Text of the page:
Two Ohio Attorneys Indefinitely Suspended
In separate disciplinary cases announced today, the Ohio Supreme Court indefinitely suspended from the practice of law two Ohio attorneys convicted of felonies.
- The Supreme Court indefinitely suspended Eaton attorney James W. Thomas Jr.
- The Court indefinitely suspended former South Euclid attorney Ronald L. Rosenfield.
Thomas Stole from Clients
The Court first suspended Thomas’ license in July 2014 when he was convicted of two counts of theft and one count of theft from the elderly, which were felonies he committed while serving as a court-appointed guardian. He also was convicted of three misdemeanor counts of falsification.
Thomas, who served as the guardian for four individuals, pleaded no contest to the theft of thousands of dollars from them and for attempting to conceal the thefts by filing false inventories with the Preble County Probate Court. He was sentenced to 4½ years in prison and ordered to make $208,095 in restitution, the largest award being $115,112 to one of the clients.
Based on the crime, the Office of Disciplinary Counsel charged Thomas with multiple violations of the rules governing attorneys, and the Board of Professional Conduct conducted hearings based on the claims. The board found Thomas, who was first admitted to practice in 2001, violated several rules including the prohibition of a lawyer committing illegal acts; engaging in conduct involving dishonesty, fraud, deceit or misrepresentation; knowingly making a false statement of fact or law to a tribunal; and knowingly offering evidence that the lawyer knows to be false.
In considering the sanctions, the board found Thomas acted with a dishonest or selfish motive by using the money he misappropriated from his clients to maintain an addiction to ephedrine and to compensate for the loss of legal practice income as a result of his addiction. The board also noted that he engaged in stealing client money and trying to conceal it with false filings for more than six years.
The board learned that one client owed more than $115,000 settled for $89,000 paid by Thomas’ professional-liability insurer and that Thomas’ father agreed to pay the other clients up to $18,000 over the next two years. In its unanimous per curiam opinion, the Court noted that Thomas owes those other clients more than $90,000, and that he has made no effort to compensate the victims.
The Court imposed the indefinite suspension with six conditions that Thomas would have to meet to be considered for reinstatement that include: completing his incarceration; paying full restitution to all clients; complying with the terms of his probation; completing an Ohio Lawyers Assistance Program (OLAP) substance-abuse program and addiction-treatment program; signing an OLAP recovery contract for a term determined by OLAP; and being in full compliance with all treatment recommendations.
Rosenfield Failed to Pay Taxes
Rosenfield, who was admitted to practice law in 1970, was suspended on an interim basis in August 2014 when he was convicted of willfully failing to account for federal income taxes and Federal Insurance Contribution Act (FICA) taxes that he was obligated to withhold from the wages of his employees and pay to the Internal Revenue Service.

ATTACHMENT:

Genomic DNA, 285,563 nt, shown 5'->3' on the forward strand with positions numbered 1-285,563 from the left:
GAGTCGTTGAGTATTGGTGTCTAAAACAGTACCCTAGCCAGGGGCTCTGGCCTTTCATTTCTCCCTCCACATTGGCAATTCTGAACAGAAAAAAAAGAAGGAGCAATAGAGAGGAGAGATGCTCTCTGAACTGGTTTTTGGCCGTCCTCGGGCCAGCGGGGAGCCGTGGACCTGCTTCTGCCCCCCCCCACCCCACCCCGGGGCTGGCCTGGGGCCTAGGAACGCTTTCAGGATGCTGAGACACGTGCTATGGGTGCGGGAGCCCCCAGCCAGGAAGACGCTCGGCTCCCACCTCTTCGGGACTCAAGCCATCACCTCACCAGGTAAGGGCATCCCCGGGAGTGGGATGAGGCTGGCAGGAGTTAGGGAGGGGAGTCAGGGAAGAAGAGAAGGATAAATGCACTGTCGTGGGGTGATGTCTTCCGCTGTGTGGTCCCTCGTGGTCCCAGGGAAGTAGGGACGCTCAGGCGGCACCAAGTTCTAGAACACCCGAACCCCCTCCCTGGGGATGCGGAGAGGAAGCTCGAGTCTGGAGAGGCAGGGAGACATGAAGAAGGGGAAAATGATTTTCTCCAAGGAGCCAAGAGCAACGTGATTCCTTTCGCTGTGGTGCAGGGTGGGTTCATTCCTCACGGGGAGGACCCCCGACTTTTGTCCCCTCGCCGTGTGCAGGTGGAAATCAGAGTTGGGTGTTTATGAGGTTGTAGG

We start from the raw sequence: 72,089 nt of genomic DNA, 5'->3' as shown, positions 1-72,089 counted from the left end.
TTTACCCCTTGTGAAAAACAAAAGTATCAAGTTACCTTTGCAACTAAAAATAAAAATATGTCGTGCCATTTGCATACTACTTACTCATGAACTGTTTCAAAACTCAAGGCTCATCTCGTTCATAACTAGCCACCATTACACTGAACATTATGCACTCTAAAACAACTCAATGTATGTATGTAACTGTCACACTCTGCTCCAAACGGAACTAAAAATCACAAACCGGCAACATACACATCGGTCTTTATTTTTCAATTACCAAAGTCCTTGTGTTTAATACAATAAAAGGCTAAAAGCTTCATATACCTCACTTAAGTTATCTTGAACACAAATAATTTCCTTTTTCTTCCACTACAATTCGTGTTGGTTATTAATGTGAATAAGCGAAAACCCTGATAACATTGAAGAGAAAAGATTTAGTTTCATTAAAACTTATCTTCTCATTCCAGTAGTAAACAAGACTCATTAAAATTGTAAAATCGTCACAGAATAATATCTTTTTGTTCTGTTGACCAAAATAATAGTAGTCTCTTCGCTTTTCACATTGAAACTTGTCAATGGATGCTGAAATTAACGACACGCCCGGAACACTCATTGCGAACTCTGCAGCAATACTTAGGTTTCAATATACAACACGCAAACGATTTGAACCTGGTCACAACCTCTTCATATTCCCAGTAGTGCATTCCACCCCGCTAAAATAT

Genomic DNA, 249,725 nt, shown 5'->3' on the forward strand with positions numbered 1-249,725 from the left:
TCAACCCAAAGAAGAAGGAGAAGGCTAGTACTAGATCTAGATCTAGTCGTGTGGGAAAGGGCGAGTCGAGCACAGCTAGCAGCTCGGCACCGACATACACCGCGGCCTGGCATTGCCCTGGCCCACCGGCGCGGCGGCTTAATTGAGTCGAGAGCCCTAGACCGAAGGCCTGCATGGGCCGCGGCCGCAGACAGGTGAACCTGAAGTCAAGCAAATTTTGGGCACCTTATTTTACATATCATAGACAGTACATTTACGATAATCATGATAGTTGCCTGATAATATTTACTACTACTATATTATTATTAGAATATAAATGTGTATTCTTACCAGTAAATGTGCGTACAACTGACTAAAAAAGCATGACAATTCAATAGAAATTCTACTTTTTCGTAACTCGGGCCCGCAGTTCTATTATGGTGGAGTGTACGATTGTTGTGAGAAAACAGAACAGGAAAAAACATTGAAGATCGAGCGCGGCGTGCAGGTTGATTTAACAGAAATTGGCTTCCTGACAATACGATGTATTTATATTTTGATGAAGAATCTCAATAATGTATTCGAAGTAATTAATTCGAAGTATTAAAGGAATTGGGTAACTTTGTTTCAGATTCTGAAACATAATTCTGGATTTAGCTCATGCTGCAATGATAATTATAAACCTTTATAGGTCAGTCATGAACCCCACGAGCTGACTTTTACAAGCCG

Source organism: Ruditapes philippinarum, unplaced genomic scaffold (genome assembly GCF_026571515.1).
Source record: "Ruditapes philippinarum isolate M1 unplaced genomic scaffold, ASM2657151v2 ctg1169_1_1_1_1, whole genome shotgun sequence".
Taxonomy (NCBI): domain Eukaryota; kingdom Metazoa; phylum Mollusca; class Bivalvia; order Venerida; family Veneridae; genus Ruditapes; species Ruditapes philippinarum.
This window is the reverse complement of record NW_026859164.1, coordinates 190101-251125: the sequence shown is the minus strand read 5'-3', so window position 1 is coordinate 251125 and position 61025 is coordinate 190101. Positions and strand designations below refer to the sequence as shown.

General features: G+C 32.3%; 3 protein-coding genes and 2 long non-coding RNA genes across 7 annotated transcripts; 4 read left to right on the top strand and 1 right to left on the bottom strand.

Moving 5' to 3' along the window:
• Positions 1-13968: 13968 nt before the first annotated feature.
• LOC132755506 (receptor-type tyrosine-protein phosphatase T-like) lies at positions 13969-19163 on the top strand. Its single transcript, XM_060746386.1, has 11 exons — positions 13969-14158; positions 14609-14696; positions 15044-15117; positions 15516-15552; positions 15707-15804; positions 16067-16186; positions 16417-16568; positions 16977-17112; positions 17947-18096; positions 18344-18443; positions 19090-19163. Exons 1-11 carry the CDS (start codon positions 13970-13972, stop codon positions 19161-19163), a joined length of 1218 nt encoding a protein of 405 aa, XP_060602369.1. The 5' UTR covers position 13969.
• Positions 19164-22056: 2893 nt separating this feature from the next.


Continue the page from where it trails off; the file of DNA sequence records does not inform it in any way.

Rosenfield was a partner in the law firm S & R Co. L.P.A., but in 1998 the state revoked his firm’s corporate charter for failing to pay state franchise taxes. Rosenfield did not inform his partner of the revocation and continued to operate under the corporate name until 2003 when he became sole owner and the partner insisted the firm change its name.
Rosenfield hired a separate payroll firm to provide payroll and employment tax-return services, but after changing the firm’s name, he never obtained a new federal identification number and continued to file documents with the IRS under the former company’s name. In 2008, he stopped funding the payroll account.
In February 2014, he pleaded guilty to charges of failing to collect, account for, and pay federal income and FICA taxes for his employees from October 2006 to March 2011, and failing to file any corporate or business income-tax return from at least 1998 until 2011.
He was sentenced to six months home detention, five years of probation, and ordered to pay $523,253 in restitution to the IRS.
Based on the crime, the disciplinary counsel charged Rosenfield with multiple violations of the rules governing attorneys including engaging in conduct involving dishonesty, fraud, deceit, or misrepresentation; engaging in illegal conduct; and committing an illegal act that reflects adversely on a lawyer’s honesty or trustworthiness.
The Court’s unanimous per curiam decision noted that Rosenfield engaged in a pattern of misconduct for about 10 years, and acted with a selfish and dishonest motive because he failed to pay taxes and kept the money for himself.
Rosenfield, who now lives in California, offered as mitigating factors that he had no prior disciplinary records, cooperated with the board during disciplinary proceedings and with the federal investigation, and did not cause harm to his clients or employees by his actions.
The Court indefinitely suspended Rosenfield and conditioned any application for reinstatement by requiring he comply with his criminal probation and repayment plan he made with the IRS. If he is reinstated, he must serve three years of monitored probation to ensure he is complying with the IRS restitution plan and paying all employment and unemployment taxes going forward.
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